May 24, 2024

Were Irish orphans of the 30s used in clinical trials?

Once again the Catholic Church in Ireland is in the middle of a media firestorm about past abuse, this time about clinical trials in the 1930s

Once again the Catholic Church in Ireland is in the middle of a media firestorm about past abuse, this time about clinical trials in the 1930s. In the wake of lurid reports about a septic tank containing nearly 800 skeletons of babies near the site of a home for unmarried mothers come allegations that orphans were used as guinea pigs for untested vaccines.

A researcher at Cork University, Michael Dwyer, has uncovered records which appear to show that 2,051 children and babies at orphanages were given a one-shot diphtheria vaccine between 1930 and 1936, as part of a drug trial for the drug company Burroughs Wellcome. It appears that no consent was sought. Mr Dwyer told the Daily Mail:

‘What I have found is just the tip of a very large and submerged iceberg. The fact that no record of these trials can be found in the files relating to the Department of Local Government and Public Health, the Municipal Health Reports relating to Cork and Dublin, or the Wellcome Archives in London, suggests that vaccine trials would not have been acceptable to government, municipal authorities, or the general public..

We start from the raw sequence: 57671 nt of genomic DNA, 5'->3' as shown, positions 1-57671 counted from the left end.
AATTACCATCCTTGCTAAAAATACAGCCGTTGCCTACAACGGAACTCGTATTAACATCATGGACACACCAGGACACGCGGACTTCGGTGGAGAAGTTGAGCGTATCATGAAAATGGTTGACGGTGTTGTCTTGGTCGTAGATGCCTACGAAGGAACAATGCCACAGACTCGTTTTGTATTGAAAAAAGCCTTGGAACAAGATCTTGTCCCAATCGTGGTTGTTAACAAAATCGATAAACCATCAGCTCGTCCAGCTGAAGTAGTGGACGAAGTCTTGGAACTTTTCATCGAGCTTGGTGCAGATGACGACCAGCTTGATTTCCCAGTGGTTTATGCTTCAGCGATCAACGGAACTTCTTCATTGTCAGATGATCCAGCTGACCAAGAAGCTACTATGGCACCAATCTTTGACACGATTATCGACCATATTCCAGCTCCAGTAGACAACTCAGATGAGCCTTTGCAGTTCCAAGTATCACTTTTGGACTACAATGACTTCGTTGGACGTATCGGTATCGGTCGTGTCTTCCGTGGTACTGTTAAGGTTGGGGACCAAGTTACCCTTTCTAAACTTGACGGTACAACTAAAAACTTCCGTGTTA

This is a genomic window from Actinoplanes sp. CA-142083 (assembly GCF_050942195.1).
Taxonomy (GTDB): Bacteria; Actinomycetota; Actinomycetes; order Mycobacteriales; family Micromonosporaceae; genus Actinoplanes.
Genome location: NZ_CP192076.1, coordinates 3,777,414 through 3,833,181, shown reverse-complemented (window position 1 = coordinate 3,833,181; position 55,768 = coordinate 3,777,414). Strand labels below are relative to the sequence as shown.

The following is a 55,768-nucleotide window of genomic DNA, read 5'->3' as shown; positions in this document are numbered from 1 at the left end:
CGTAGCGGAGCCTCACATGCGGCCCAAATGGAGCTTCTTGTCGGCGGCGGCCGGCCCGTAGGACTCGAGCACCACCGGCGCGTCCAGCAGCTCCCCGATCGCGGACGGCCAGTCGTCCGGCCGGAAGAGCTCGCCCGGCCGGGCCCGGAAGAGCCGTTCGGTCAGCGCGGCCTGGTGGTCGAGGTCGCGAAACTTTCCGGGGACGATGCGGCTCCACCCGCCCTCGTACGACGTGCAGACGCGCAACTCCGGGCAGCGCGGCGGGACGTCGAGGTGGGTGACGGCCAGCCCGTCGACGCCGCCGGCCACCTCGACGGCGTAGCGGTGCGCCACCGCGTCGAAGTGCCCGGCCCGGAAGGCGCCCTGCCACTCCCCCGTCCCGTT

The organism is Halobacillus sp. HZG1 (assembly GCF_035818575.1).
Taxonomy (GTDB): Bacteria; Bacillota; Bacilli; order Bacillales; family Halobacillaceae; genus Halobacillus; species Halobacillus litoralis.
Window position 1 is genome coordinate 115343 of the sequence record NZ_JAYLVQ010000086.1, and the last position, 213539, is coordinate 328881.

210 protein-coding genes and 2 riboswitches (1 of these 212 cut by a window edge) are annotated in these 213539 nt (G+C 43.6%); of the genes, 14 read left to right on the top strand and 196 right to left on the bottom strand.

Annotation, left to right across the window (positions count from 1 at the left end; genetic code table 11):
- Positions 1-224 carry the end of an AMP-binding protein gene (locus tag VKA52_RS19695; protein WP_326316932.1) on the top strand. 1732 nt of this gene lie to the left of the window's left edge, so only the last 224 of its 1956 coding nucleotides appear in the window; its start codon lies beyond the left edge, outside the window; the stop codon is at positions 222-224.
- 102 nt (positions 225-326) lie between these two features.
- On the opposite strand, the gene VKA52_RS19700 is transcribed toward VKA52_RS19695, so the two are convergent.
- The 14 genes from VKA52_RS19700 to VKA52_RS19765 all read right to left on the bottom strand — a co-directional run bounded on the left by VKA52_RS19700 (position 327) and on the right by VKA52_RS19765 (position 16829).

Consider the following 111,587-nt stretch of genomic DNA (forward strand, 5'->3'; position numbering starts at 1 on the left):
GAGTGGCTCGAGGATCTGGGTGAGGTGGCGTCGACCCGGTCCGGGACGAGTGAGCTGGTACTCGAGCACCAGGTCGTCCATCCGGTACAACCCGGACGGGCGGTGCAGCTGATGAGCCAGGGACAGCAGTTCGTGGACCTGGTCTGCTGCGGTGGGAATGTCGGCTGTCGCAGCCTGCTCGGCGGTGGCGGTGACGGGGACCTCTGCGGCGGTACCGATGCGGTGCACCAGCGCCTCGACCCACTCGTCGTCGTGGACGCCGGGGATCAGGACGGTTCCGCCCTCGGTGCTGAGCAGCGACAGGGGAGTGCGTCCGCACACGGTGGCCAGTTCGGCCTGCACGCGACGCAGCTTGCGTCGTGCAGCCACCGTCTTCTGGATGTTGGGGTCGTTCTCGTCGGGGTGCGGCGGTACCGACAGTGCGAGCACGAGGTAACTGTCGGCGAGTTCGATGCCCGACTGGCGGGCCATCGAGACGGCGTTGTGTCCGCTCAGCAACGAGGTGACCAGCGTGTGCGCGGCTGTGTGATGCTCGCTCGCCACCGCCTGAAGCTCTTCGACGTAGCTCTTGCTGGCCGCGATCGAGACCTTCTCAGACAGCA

‘However, the fact that reports of these trials were published in the most prestigious medical journals suggests that this type of human experimentation was largely accepted by medical practitioners and facilitated by authorities in charge of children’s residential institutions.’

A spokesman for GlaxoSmithKline, the drug conglomerate which has absorbed Burroughs Wellcome, said: “The activities that have been described to us date back over 70 years and, if true, are clearly very distressing. We would need further details to investigate what actually took place, but the practices outlined certainly don’t reflect how modern clinical trials are carried out. We conduct our trials to the same high scientific and ethical standards, no matter where in the world they are run.”

The revelations have added fuel to a firestorm of criticism of the Catholic Church’s role in Irish society. However, the truth of the allegations remains to be established. Headlines about 800 baby corpses have provided fodder for the speeches of hostile politicians, but the more that is known about it, the less sinister it appears.

Something similar could be said about Mr Dwyer’s iceberg. Drug tests like this were not illegal at the time in Ireland. And they were conducted before World War II and the Nuremberg code for human experimentation, when governments and doctors were less sensitive to the need for informed consent. The notorious Willowbrook hepatitis trials in the US in the 1950s and 1960s were conducted on hundreds of intellectually disabled children, an even more vulnerable population, long after the Nuremberg code.
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